Vineyard children’s author Kate Feiffer is too honest to stuff a ballot box. So not only is she wrestling with how to chop the bottom off her cardboard voting booth to make it kid-sized, she’s got to finesse her party schtick in case the littlest voters mark their ballots overwhelmingly for their moms, dads or selves rather than for Luke Pennybaker, the charismatic candidate in Ms. Feiffer’s latest book, President Pennybaker. They will get the chance to vote at the book’s national launch on Saturday at the Chilmark library.
All Luke Pennybaker really wanted was to watch TV, preferably without cleaning his room, eating his lunch, brushing his teeth, feeding the fish and asking his mother if she needed help with anything. Or, at least, if he had done all that, to then watch TV. Denied even that, Luke turns to politics.
As candidate of the Birthday Party, Luke promises to make life fair. Which means the youngest ever campaigner is offering that, if elected, he will ensure you will only have to do your homework when you want to, and you can eat dessert whenever you like and sleep as late as you like. If that’s not enough, he promises every child in America will get a dog, cat, hamster, gerbil rabbit or iguana.
After kids hear Ms. Feiffer read Luke’s policy platform and his adventures campaigning around the country, it’s likely they’ll mark their ballots for him.
Still, it may be risky for Ms. Feiffer to put Henry, the dog with no tail — who is both real and the main man’s-best-friend from her previous and popular book, Henry the Dog With No Tail — on the ballot too (he’s from the Woof Party). At a weekend practice run, kids (one on tippy-toe) who know and love the canine character drawn by Ms. Feiffer’s father Jules, voted Henry for president.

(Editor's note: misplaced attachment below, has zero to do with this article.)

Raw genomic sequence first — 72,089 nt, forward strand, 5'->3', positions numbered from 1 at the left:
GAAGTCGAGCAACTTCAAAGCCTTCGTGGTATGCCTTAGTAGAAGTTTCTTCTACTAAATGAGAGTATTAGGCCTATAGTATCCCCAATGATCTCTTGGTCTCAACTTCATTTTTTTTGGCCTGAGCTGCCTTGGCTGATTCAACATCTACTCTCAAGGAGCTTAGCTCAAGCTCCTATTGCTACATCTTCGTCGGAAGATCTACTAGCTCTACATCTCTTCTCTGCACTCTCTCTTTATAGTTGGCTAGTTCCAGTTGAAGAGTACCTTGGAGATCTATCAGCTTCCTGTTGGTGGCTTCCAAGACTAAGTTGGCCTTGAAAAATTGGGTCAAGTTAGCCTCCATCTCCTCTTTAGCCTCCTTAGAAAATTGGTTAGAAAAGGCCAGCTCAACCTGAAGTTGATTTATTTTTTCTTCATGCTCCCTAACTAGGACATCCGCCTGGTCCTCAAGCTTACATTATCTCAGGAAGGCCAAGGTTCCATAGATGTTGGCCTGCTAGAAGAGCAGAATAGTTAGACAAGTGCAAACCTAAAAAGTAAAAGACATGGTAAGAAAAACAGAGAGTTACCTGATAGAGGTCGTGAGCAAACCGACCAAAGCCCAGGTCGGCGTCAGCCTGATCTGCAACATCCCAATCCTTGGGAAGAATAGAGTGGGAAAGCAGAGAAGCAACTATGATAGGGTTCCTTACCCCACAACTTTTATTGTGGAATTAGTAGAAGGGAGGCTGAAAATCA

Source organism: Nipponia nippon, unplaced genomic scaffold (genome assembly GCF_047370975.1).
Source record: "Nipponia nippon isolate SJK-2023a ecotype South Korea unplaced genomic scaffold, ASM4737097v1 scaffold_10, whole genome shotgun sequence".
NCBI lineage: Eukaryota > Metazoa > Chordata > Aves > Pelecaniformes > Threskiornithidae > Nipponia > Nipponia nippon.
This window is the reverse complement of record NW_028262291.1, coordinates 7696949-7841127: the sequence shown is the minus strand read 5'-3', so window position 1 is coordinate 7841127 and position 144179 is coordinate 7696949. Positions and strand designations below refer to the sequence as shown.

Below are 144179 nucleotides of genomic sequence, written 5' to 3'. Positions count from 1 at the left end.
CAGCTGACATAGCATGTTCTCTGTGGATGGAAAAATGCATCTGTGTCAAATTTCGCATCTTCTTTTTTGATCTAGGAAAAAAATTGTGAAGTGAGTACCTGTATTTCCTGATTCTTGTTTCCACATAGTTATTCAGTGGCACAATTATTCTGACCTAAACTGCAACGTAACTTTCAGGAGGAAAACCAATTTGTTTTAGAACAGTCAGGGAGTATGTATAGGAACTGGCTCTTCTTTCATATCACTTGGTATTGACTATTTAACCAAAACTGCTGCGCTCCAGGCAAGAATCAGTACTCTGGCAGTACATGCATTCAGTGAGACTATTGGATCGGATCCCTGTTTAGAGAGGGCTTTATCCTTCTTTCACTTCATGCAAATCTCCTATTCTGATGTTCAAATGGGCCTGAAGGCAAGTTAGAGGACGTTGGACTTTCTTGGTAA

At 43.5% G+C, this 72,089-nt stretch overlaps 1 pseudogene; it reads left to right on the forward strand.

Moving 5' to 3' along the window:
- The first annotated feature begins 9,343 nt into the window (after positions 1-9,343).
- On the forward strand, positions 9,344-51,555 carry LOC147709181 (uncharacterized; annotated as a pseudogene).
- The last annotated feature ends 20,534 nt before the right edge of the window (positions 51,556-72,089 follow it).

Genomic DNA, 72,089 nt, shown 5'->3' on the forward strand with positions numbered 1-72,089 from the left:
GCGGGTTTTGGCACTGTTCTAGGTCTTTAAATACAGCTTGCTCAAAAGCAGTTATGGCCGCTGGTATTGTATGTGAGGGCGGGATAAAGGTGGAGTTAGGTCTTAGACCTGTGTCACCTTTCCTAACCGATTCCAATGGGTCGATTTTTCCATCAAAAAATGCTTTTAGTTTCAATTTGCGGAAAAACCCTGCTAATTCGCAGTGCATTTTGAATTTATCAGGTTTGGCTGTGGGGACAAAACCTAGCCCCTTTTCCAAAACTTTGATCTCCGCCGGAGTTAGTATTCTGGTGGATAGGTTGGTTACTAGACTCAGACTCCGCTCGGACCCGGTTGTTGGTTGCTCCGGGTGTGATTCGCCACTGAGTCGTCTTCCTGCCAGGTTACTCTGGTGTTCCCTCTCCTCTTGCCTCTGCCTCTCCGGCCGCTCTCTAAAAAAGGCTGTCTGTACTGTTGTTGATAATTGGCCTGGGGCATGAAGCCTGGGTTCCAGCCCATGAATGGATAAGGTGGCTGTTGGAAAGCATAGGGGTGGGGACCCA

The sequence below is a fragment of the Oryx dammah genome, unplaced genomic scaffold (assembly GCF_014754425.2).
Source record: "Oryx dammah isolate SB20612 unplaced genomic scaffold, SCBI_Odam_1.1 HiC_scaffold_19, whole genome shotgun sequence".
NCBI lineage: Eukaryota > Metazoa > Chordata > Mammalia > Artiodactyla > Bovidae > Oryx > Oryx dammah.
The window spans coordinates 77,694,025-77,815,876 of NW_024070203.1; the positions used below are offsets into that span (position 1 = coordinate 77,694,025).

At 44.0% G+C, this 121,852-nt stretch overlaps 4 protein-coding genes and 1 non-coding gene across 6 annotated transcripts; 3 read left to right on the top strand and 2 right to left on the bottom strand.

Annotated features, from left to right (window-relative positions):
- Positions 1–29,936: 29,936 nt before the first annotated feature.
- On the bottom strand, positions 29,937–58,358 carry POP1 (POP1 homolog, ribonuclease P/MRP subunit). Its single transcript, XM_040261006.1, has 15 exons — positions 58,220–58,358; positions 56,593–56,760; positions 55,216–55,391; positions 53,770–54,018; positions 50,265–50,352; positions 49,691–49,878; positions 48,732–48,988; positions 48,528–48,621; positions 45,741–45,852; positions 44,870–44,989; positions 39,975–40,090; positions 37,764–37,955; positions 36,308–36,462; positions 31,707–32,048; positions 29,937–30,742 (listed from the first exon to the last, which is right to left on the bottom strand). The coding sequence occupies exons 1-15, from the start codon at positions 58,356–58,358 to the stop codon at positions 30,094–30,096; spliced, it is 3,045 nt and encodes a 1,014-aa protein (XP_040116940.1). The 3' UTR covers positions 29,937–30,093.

Perhaps they were swayed by the lovable dog’s very presence nearby the booth that day. Perhaps it had been a while since they’d read President Pennybaker. Or perhaps Johnny-come-lately Luke just didn’t have the experience.
“That’s why it’s so important who you choose for vice president,” Ms. Fei-ffer laughed. Lucky Luke Pennybaker knows the value of kids and animals; a dog named Lily is his running mate.
Kids at Satturday’s book launch party also may choose to vote for John McCain or Barack Obama, though in the dry run those two seemed of little interest to the kids. (They should consider having the book’s Caldecott Honor-winning illustrator Diane Goode sketch some campaign posters, as she has a tender, old-fashioned Americana touch.) Also, they have yet to advocate painting the White House orange, which Luke promises to do (and yes, there will be orange cake on orange plates with orange forks for those using their formal manners, at the party).
This latest cheeky, charming Feiffer book is ideally timed for kids wondering why their grownups are paying such attention to those other presidential candidates. The author is prepared for school readings (the voting booth folds up nicely), and pays fair attention to that other race herself, when she is not at work in her cozy Oak Bluffs writing studio.
It seems she’ll be in there a lot, though. Simon & Schuster already has accepted her next story (My Mom Is Trying to Ruin My Life) and her first chapter book, The Problem With the Puddles. She also has plans to do another children’s book with her dad, and another chapter book.
Is writing children’s books what she always wanted to do? “It’s what I always dreamed of doing,” she said, “but I didn’t know if I had the chutzpah.” Or the good luck, she added. No, it’s not luck; that wouldn’t be fair, as Luke Pennybaker might say. Her readers have voted with their allowance money and their precious story time.
Join the party for President Pennybaker Saturday from 10:30 a.m. to 12:30 p.m. at the Chilmark library with reading, voting, refreshments and books available. Also, look for a Riley’s Reads party for Kate, Jules and Henry in the fall.